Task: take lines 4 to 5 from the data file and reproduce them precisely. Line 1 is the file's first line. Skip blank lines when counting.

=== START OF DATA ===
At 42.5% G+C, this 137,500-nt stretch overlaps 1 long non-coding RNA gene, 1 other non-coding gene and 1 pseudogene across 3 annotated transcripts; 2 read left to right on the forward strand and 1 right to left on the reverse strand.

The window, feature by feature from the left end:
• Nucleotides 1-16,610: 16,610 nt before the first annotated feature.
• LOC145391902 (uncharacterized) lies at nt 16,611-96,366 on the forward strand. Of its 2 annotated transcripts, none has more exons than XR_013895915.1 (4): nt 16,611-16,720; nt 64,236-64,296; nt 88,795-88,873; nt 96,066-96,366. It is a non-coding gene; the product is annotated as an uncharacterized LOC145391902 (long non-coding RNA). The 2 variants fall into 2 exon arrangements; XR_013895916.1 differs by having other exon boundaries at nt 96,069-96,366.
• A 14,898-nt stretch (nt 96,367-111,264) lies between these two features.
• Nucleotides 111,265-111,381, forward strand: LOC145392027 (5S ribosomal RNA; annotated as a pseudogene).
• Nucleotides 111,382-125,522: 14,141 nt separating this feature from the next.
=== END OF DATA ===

• LOC145391902 (uncharacterized) lies at nt 16,611-96,366 on the forward strand. Of its 2 annotated transcripts, none has more exons than XR_013895915.1 (4): nt 16,611-16,720; nt 64,236-64,296; nt 88,795-88,873; nt 96,066-96,366. It is a non-coding gene; the product is annotated as an uncharacterized LOC145391902 (long non-coding RNA). The 2 variants fall into 2 exon arrangements; XR_013895916.1 differs by having other exon boundaries at nt 96,069-96,366.
• A 14,898-nt stretch (nt 96,367-111,264) lies between these two features.